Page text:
Creating Raving Fans
DPR maintains a tight focus on owner/tenant needs, earning it second large project with Sacramento real estate developer
How do you know when you’ve converted a “satisfied customer” into a “Raving Fan”? A recent business book by the same name says that one way to create raving fans is to so far exceed your customers’ expectations that they provide you their repeat business—without considering your competition. Using that definition, DPR has created a Raving Fan with Separovich Domich Real Estate Development.
Project: 30th and Q Medical Office Building
Client: Separovich Domich Real Estate Development
Architect: Calpo, Hom & Dong; Boulder Associates, Inc.
Weeks after DPR finished the $12 million Capital Imaging Center for Separovich Domich, the developer drafted DPR for an even bigger project: a $30.5 million, 122,000-sq.-ft. medical office building (MOB) in midtown Sacramento for Catholic Healthcare West, known as the 30th and Q MOB project (30th and Q being street names).
“DPR completed the Capital Imaging Center on schedule and within the GMP budget for Separovich Domich, despite an unexpected storm that flooded a large portion of downtown Sacramento, as well as the basement area of the project, which houses the majority of the tenant space,” said Pete Morrison, project executive for DPR.
As with the Capital project, DPR stepped up to the plate immediately to ensure that the owner’s and the tenant’s interests would be front and center throughout the life of the 30th and Q MOB project. “To begin with, the project’s preconstruction effort was highly collaborative,” said Pete Kreuser, project executive for DPR. “One of our added values as a construction company is team collaboration. DPR believes in ensuring that every team member succeeds so that the owners’ expectations and metrics are exceeded.”
“One of the most important aspects of the 30th and Q MOB project’s preconstruction efforts was the selection of quality subcontractors for the MEP trades,” said Morrison. “The preconstruction time period was sufficient for owner-driven changes to take place, such as room reconfigurations and relocations. Our MEP trades have been able to incorporate the changes and keep project delays to a minimum. Our subcontractors also have done a tremendous job, especially Air Systems on the mechanical scope and Gatejen Electric on the electrical scope. Without their can-do attitude, the project would not be trending to complete on schedule.”
DPR’s collaborative spirit, so vital to the preconstruction effort, has sustained itself through the execution of the project. The decision to have all MEP processes performed on a design/build basis is a prime example of DPR’s commitment to a team approach. “Having the MEP design/build subcontractors on board absolutely increases efficiency and quality,” said Kreuser. “The person designing the system is the person installing it. What that means is that unless there’s an owner change, there should be no change orders from the subcontractors. This keeps costs down and the schedule on track.” With the exception of owner-driven changes, there have been zero change orders to date for the project.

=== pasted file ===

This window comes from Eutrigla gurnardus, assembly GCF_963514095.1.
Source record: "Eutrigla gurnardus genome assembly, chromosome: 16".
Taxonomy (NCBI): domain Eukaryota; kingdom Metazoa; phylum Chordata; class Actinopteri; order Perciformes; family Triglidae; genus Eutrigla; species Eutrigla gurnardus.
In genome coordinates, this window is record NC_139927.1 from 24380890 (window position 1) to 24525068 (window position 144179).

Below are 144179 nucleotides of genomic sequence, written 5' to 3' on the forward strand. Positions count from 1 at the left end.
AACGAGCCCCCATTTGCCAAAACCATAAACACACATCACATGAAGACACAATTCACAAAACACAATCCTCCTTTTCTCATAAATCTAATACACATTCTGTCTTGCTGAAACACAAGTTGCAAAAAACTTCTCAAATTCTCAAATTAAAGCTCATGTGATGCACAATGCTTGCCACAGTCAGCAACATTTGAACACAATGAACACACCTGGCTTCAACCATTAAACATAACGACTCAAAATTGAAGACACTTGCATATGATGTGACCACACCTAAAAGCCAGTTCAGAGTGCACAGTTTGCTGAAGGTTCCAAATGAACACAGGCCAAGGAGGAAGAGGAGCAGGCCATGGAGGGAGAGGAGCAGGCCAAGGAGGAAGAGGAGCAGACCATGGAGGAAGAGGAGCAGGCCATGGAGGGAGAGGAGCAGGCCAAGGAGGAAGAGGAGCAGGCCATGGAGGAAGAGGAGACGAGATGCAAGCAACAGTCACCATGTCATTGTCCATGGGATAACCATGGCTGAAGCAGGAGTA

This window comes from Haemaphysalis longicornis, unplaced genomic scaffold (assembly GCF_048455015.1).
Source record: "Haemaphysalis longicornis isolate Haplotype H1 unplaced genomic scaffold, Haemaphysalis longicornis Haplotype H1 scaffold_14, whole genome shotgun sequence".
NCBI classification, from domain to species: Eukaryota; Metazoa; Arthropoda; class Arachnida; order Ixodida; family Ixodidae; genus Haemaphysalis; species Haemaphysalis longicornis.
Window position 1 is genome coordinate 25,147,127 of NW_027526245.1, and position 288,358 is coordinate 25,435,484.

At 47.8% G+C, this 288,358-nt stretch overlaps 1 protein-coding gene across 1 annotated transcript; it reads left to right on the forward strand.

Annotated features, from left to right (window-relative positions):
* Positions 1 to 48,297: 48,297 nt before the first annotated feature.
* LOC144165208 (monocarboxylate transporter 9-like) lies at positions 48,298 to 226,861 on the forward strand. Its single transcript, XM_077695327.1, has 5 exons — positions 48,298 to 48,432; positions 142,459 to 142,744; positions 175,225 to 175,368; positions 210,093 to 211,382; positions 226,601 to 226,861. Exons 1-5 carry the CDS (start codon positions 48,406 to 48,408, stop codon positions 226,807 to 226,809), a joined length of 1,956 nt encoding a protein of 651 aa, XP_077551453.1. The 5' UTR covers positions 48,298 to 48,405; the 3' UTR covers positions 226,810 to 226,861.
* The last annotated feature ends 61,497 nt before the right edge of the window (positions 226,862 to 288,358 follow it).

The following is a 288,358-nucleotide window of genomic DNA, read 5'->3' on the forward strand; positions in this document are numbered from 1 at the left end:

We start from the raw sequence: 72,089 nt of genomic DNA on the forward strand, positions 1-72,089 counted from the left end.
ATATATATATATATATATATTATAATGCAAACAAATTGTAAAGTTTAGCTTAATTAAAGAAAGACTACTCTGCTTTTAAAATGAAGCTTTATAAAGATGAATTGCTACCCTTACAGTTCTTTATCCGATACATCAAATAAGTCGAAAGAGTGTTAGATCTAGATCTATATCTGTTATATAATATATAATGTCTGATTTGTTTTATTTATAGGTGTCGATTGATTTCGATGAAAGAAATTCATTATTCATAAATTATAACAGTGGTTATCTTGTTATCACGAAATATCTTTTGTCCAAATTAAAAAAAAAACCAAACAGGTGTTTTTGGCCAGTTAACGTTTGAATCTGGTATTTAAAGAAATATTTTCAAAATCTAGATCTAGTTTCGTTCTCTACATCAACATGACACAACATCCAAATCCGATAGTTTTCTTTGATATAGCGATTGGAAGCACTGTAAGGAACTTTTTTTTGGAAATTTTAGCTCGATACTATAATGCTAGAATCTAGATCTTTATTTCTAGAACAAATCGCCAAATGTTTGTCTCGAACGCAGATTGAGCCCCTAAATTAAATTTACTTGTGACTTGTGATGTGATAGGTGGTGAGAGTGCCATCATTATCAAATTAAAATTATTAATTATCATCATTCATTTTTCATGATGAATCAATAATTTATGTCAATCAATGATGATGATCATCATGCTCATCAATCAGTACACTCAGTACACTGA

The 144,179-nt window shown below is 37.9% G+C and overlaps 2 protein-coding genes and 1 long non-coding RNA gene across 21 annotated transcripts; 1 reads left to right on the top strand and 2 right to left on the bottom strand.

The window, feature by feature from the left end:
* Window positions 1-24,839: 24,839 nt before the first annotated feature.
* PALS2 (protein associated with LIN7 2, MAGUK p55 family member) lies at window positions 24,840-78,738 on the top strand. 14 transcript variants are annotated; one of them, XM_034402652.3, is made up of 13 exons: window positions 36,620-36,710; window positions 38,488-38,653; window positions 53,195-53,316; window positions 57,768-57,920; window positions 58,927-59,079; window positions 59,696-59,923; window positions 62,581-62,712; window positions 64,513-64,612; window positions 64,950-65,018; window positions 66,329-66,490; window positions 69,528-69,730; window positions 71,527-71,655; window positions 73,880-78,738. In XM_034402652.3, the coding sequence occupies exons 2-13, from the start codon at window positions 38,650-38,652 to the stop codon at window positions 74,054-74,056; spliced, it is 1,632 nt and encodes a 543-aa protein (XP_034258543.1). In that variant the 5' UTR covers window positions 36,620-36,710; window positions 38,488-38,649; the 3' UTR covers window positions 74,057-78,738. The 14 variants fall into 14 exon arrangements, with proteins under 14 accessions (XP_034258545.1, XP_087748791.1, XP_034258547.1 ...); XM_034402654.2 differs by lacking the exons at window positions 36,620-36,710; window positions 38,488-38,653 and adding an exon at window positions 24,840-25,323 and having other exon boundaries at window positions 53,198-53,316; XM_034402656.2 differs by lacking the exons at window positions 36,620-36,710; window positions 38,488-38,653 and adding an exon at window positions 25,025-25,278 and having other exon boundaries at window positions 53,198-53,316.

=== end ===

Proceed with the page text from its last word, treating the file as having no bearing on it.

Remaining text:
DPR also has creatively and effectively dealt with a tight work space and bad weather on the 30th and Q project (much as it did on the Capital project). The project is on a “postage-stamp site with zero lot line,” explains Kreuser. “Our scheduling with our subcontractors has had to be nailed to the T to get the materials to the project because there’s nowhere to stage or store them.” In addition, the project was delayed for four months due to permitting issues and owner/tenant contractual negotiations, which meant that the building enclosure activities had to be performed during the rainy season. “We had to resequence so we could get the building water-tight to proceed with the drywall and other interior finishes.” Yet, even with those challenges, the project has remained on schedule with anticipated completion scheduled for July of this year.
When completed, the 30th and Q MOB will be occupied by more than 70 doctors, representing a full range of medical specialties. The six-story building will also include diagnostic imaging technology, an onsite medical laboratory, electronic medical records, administrative offices, and specially designed exam rooms. The need to sound-insulate exam rooms in healthcare buildings is becoming increasingly important due to HIPAA (Health Insurance Portability and Accountability Act) privacy requirements, according to Kreuser.